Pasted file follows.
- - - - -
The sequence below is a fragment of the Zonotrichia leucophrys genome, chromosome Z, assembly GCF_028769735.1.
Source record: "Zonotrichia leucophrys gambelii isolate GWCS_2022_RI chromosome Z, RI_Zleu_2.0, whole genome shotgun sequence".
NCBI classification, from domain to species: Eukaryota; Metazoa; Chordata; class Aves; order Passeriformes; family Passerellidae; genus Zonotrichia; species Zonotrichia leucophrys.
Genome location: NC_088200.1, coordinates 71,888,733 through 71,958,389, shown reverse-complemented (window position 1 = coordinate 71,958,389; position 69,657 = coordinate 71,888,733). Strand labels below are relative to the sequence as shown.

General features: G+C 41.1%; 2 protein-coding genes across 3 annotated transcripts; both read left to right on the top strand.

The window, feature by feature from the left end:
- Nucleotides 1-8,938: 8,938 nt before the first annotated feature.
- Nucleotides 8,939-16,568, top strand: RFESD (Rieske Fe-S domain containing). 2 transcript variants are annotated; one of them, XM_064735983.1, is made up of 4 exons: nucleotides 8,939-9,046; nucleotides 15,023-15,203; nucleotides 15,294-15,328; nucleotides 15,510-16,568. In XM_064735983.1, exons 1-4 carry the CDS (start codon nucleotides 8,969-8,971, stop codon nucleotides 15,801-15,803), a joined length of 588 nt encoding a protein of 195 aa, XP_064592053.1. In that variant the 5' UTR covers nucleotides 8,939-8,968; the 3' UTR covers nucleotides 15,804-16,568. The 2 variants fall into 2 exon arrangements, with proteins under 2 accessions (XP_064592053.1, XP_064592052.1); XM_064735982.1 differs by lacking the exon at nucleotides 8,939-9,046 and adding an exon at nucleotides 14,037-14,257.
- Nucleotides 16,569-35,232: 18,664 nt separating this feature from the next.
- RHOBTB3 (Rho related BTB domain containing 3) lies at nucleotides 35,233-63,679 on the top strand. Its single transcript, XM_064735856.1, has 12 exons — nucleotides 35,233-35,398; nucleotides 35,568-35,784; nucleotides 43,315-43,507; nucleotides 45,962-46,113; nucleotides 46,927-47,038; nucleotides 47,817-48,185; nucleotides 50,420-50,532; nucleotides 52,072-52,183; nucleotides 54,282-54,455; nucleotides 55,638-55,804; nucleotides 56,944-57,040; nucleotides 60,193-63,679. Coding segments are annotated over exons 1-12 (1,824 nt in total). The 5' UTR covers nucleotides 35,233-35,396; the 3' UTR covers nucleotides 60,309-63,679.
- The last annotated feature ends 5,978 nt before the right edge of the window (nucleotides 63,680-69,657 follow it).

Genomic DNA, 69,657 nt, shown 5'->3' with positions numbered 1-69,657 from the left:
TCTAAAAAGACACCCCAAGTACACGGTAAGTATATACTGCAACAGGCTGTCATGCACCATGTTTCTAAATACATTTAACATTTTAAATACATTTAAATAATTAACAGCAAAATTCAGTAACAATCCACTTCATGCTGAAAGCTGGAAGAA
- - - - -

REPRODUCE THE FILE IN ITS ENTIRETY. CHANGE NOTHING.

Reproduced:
The sequence below is a fragment of the Zonotrichia leucophrys genome, chromosome Z, assembly GCF_028769735.1.
Source record: "Zonotrichia leucophrys gambelii isolate GWCS_2022_RI chromosome Z, RI_Zleu_2.0, whole genome shotgun sequence".
NCBI classification, from domain to species: Eukaryota; Metazoa; Chordata; class Aves; order Passeriformes; family Passerellidae; genus Zonotrichia; species Zonotrichia leucophrys.
Genome location: NC_088200.1, coordinates 71,888,733 through 71,958,389, shown reverse-complemented (window position 1 = coordinate 71,958,389; position 69,657 = coordinate 71,888,733). Strand labels below are relative to the sequence as shown.

General features: G+C 41.1%; 2 protein-coding genes across 3 annotated transcripts; both read left to right on the top strand.

The window, feature by feature from the left end:
- Nucleotides 1-8,938: 8,938 nt before the first annotated feature.
- Nucleotides 8,939-16,568, top strand: RFESD (Rieske Fe-S domain containing). 2 transcript variants are annotated; one of them, XM_064735983.1, is made up of 4 exons: nucleotides 8,939-9,046; nucleotides 15,023-15,203; nucleotides 15,294-15,328; nucleotides 15,510-16,568. In XM_064735983.1, exons 1-4 carry the CDS (start codon nucleotides 8,969-8,971, stop codon nucleotides 15,801-15,803), a joined length of 588 nt encoding a protein of 195 aa, XP_064592053.1. In that variant the 5' UTR covers nucleotides 8,939-8,968; the 3' UTR covers nucleotides 15,804-16,568. The 2 variants fall into 2 exon arrangements, with proteins under 2 accessions (XP_064592053.1, XP_064592052.1); XM_064735982.1 differs by lacking the exon at nucleotides 8,939-9,046 and adding an exon at nucleotides 14,037-14,257.
- Nucleotides 16,569-35,232: 18,664 nt separating this feature from the next.
- RHOBTB3 (Rho related BTB domain containing 3) lies at nucleotides 35,233-63,679 on the top strand. Its single transcript, XM_064735856.1, has 12 exons — nucleotides 35,233-35,398; nucleotides 35,568-35,784; nucleotides 43,315-43,507; nucleotides 45,962-46,113; nucleotides 46,927-47,038; nucleotides 47,817-48,185; nucleotides 50,420-50,532; nucleotides 52,072-52,183; nucleotides 54,282-54,455; nucleotides 55,638-55,804; nucleotides 56,944-57,040; nucleotides 60,193-63,679. Coding segments are annotated over exons 1-12 (1,824 nt in total). The 5' UTR covers nucleotides 35,233-35,396; the 3' UTR covers nucleotides 60,309-63,679.
- The last annotated feature ends 5,978 nt before the right edge of the window (nucleotides 63,680-69,657 follow it).

Genomic DNA, 69,657 nt, shown 5'->3' with positions numbered 1-69,657 from the left:
TCTAAAAAGACACCCCAAGTACACGGTAAGTATATACTGCAACAGGCTGTCATGCACCATGTTTCTAAATACATTTAACATTTTAAATACATTTAAATAATTAACAGCAAAATTCAGTAACAATCCACTTCATGCTGAAAGCTGGAAGAA